There are two major problems with GHPI’s theory-(i) McGraw-Hill presented evidence relevant to apportionment of profits and (ii) a reasonable jury had a legally sufficient basis, based on the evidence presented, to decide whether to award infringer’s profits and to determine the size of any such award.
Viewing the evidence in the light most favorable to McGraw-Hill as the non-moving party, McGraw-Hill presented evidence that no (or very minimal) profits from the sale of the infringing textbooks were attributable to GHPI’s photographs. Michael Hackett, Managing Director for Life Sciences at McGraw-Hill’s Higher Education Division, testified that the photo content of the textbooks had no impact on profitability and that customers paid little attention to the photos in the books. See ECF 205, Defs.’ Br., Ex. 2, Trial Tr. 229:21-235:12, Sept. 19, 2014. Kimberly Gillert, a District Sales Manager of McGraw-Hill’s School Group, testified that, to her knowledge, the GHPI photographs at issue caused no one to purchase the textbooks and that, in her 11 years’ experience, interior photographs never caused a school system to buy a book. Id., Trial Tr. 252:21-253:13; 255:20-256:15, Sept. 19, 2014. Although this is not the strongest evidence regarding profits-nor the specific apportionment of profits GHPI argues is required- it is at least some evidence as to how much of McGraw-Hill’s profits resulted from GHPI’s photographs. Accordingly, GHPI is incorrect that McGraw-Hill presented no evidence on this issue.
Second, in order to overturn the jury’s verdict and grant GHPI’s motion, Rule 50 requires the Court to find that a reasonable jury would not have had a legally sufficient evidentiary basis for its verdict. There is no basis to reach that conclusion here with regard to infringer’s profits. The jury was entitled to use its common sense in reviewing the many textbooks received into evidence in determining the amount of McGraw-Hill’s profits from illegal use of GHPI’s photographs, which were a relatively minor part of each textbook.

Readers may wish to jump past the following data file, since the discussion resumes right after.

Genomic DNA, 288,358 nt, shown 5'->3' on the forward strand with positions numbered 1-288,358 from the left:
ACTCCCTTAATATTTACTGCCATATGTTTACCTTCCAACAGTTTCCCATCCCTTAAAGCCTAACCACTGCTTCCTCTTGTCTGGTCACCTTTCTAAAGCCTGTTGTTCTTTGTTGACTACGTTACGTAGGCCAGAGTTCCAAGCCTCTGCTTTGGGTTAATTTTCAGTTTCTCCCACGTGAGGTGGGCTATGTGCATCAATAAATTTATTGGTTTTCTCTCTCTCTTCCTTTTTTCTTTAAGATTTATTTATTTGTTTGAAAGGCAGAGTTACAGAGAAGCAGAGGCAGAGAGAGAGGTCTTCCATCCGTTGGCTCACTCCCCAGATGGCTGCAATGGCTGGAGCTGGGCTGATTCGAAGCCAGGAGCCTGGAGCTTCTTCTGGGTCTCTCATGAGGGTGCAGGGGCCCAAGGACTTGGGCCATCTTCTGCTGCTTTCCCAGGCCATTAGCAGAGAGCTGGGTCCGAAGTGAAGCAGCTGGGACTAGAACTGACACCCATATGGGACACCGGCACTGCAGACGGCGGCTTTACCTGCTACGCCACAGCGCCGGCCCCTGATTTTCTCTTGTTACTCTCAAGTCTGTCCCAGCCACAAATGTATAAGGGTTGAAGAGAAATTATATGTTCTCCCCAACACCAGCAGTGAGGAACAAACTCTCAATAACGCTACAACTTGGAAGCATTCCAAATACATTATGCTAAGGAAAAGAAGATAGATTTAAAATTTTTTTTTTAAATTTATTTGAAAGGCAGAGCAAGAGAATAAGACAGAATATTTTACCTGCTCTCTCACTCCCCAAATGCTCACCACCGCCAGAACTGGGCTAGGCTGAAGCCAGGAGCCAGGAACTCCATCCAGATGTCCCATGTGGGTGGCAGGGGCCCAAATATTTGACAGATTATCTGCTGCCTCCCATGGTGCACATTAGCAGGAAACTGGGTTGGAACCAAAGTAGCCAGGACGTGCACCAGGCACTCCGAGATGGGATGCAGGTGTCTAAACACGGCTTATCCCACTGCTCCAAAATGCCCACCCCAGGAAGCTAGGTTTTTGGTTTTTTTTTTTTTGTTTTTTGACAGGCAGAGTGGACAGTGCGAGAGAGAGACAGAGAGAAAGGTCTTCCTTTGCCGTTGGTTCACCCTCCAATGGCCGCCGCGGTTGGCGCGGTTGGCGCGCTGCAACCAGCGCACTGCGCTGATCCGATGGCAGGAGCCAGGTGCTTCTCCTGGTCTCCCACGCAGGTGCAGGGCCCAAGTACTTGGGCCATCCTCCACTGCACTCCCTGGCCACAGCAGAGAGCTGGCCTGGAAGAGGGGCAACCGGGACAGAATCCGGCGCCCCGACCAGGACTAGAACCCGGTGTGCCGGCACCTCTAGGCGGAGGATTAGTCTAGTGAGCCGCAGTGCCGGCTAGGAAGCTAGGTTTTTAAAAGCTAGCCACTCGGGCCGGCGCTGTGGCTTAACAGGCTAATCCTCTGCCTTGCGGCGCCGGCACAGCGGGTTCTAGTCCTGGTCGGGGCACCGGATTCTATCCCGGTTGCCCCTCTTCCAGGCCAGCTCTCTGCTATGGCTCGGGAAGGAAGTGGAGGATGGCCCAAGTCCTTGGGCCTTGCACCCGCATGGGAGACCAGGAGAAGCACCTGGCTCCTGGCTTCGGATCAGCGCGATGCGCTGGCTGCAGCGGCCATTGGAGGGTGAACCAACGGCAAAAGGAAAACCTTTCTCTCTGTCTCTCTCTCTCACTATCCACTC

As McGraw-Hill points out, there is no precise way to determine how the jury reached its damage award to GHPI of $28, 477 attributable to McGraw-Hill’s profits. McGraw-Hill speculates that the jury may have found that (i) based on GHPI’s evidence, GHPI had shown its photographs contributed minimally to McGraw-Hill’s profits from the textbooks and the jury awarded GHPI a small amount of profits in proportion to that contribution; or (ii) based on McGraw-Hill’s evidence, much of the profits were attributable to factors other than GHPI’s photographs and the jury awarded GHPI a proportionate share of the profits generated by its photographs. It is also possible that the jury focused on the evidence presented by each side and their respective burdens of proof. The important point is that the jury had some evidentiary basis for deciding on the apportionment of profits. See, e.g., Balsley v. LFP, Inc., 691 F.3d 747, 770-71 (6th Cir. 2012) (concluding that the jury was entitled to reject defendant’s theory that none of its profits were attributable to the infringing photograph and noting that the jury likely credited defendant’s arguments in part because its award was lower than plaintiffs’ profit calculations); Bonner v. Dawson, 404 F.3d 290, 295 (4th Cir. 2005) (denying plaintiff’s Rule 50(b) motion for judgment as a matter of law on profits because a “reasonable trier of fact could have concluded that the basis of the profits that [defendants] obtained . . . was unrelated to the exterior design provided by [plaintiff]. . . .”); Andreas v. Volkswagen of Am., Inc., 336 F.3d 789, 798 (8th Cir. 2003) (“The question of allocating an infringer’s profits between the infringement and other factors, for which the defendant infringer carries the burden, is ‘highly fact specific’ . . . and should have been left to the jury.” (citations omitted)). Accordingly GHPI’s argument that this Court should alter the jury’s verdict on infringer’s profits is unpersuasive.